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The State of the Alcohol Industry; Trump Takes on Twitter: Thursday’s First Things First


Plus, advertiers are looking past quarantine

Since on-premise sales ground to a halt, brands have had to rely on retail availability and distribution.

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As the Pandemic Unfolds, Big Alcohol Brands Plan for the Future as Others Fight for Survival

One study suggests that 7.5 million small businesses in America could close their doors for good because of the pandemic. In the alcohol industry, that’s the smaller craft breweries, wineries and distilleries—you know, the ones where you spend a Saturday afternoon because it’s the only place you can have a pint named after a local urban legend while also hanging out with your toddler. Those small alcohol producers are struggling far more than large conglomerates like AB-InBev, Molson Coors and Diageo for many reasons:

  • Big brands have far more space on grocery store shelves.
  • Big brands have the resources to develop an ecommerce presence.
  • Tap room sales, which are now non-existent represent a far larger chunk of revenue for smaller businesses.

For Adweek Pro Members: This digital feature looks at the state of the alcohol industry, dissecting who is looking to the future and who is just trying to survive, as well as the variety of factors impacting sales.

More Members-only content: Publishers Face Costly Digital Advertising Dilemma While Adapting to New Privacy Rules

With CCPA looming, publishers face decisions about how to alter their data practices. That means less third-party data, and more first-party data. But without scale, most publishers don’t have enough first-party data to avoid taking a hit in advertising revenue.

Analysis: In this Adweek Pro article, we examine the paths publishers can take regarding their data choices.

Not an Adweek Pro Member yet? Join for $6 for your first six weeks to get unlimited access to all Adweek content, exclusive virtual events and more.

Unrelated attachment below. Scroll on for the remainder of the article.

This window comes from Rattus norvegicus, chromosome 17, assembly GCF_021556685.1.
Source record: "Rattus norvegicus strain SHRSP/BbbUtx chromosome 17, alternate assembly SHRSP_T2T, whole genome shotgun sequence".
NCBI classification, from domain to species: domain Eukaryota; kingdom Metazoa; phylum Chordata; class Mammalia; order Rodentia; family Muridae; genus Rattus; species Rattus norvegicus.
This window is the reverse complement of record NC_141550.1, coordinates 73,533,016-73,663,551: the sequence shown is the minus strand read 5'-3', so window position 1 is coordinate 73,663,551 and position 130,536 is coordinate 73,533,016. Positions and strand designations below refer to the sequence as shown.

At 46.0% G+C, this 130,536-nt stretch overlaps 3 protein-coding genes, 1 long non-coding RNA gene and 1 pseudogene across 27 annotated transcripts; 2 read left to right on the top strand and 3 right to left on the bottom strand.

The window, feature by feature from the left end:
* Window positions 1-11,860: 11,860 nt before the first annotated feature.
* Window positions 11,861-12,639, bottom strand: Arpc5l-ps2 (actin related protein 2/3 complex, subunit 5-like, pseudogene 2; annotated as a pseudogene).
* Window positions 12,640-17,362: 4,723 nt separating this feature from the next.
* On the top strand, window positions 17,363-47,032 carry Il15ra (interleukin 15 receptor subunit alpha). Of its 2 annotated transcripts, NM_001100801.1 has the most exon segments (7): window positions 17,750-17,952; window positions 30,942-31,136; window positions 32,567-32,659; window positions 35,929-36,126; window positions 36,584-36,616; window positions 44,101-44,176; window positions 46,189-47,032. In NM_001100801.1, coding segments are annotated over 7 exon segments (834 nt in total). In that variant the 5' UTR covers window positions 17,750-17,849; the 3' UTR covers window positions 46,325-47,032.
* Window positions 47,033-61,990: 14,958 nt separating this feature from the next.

Why Trump Can’t Claim Twitter Is Violating His Free Speech

President Trump’s Twitter feed has finally led to a confrontation with the social media platform. Twitter included fact checks on multiple misleading tweets from Trump about mail-in voting, which resulted in Trump incorrectly claiming that Twitter was infringing on his right to free speech. However, the opposite is true: The president’s tweets threatening to shut down the platform actually represent a potential free speech issue as the government has no legal ability to shut down Twitter.

Analysis: Legal experts break down the nuances at play in the Twitter v. Trump feud.

With End of Quarantine in Sight, Nescafé Crafts a ‘Good Morning’ Message to the World

Advertisers are finally racing toward the light at the end of the tunnel. Today, Mini celebrated the reopening of its factory in the U.K. with an optimistic ad about moving forward. Nescafe contributed its own message to welcome each and every new day as the situation improves. As the world reopens, expect a flood of similar ads celebrating our return to normal.

Watch it: The spot focuses on the role a morning cup of coffee plays in the ritual of waking up and welcoming the day, including greeting family and colleagues.

What to Expect From the Much-Anticipated HBO Max

In my best Michael Buffer voice: “Standing 10,000 hours of content tall and weighing $14.99 per month, in corner No. 1, it’s HBO Max.” Yes, that’s right we have a new streaming contender as WarnerMedia debuted HBO Max yesterday. It features content ranging from Sesame Street to Turner Classic Movies, as well as the entire Harry Potter library, which it snagged at the last minute. The crowded space still awaits the arrival of Peacock this summer. As Buffer once famously said: “Let’s get ready to rumble.”

Read more: HBO had to create a user experience that made it easier to sift through the treasure trove of content.

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As the Pandemic Unfolds, Big Alcohol Brands Plan for the Future as Others Fight for Survival


Public Relations in the age of COVID-19